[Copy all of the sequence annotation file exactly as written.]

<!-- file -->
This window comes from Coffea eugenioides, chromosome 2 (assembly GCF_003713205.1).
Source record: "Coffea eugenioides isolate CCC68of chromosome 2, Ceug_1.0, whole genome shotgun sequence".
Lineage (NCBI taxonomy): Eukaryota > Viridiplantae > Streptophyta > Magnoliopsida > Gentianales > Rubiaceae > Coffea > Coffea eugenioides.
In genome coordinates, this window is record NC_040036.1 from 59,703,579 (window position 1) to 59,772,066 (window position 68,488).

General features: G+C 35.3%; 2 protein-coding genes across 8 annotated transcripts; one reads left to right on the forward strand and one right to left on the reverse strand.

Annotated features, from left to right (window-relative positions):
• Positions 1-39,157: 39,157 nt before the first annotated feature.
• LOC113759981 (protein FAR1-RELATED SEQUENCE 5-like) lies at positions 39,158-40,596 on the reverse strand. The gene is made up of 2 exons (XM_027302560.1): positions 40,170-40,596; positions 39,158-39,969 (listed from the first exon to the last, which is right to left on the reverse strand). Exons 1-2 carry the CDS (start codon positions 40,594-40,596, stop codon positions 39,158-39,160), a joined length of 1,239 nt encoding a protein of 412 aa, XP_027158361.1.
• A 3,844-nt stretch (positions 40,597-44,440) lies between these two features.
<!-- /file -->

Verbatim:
This window comes from Coffea eugenioides, chromosome 2 (assembly GCF_003713205.1).
Source record: "Coffea eugenioides isolate CCC68of chromosome 2, Ceug_1.0, whole genome shotgun sequence".
Lineage (NCBI taxonomy): Eukaryota > Viridiplantae > Streptophyta > Magnoliopsida > Gentianales > Rubiaceae > Coffea > Coffea eugenioides.
In genome coordinates, this window is record NC_040036.1 from 59,703,579 (window position 1) to 59,772,066 (window position 68,488).

General features: G+C 35.3%; 2 protein-coding genes across 8 annotated transcripts; one reads left to right on the forward strand and one right to left on the reverse strand.

Annotated features, from left to right (window-relative positions):
• Positions 1-39,157: 39,157 nt before the first annotated feature.
• LOC113759981 (protein FAR1-RELATED SEQUENCE 5-like) lies at positions 39,158-40,596 on the reverse strand. The gene is made up of 2 exons (XM_027302560.1): positions 40,170-40,596; positions 39,158-39,969 (listed from the first exon to the last, which is right to left on the reverse strand). Exons 1-2 carry the CDS (start codon positions 40,594-40,596, stop codon positions 39,158-39,160), a joined length of 1,239 nt encoding a protein of 412 aa, XP_027158361.1.
• A 3,844-nt stretch (positions 40,597-44,440) lies between these two features.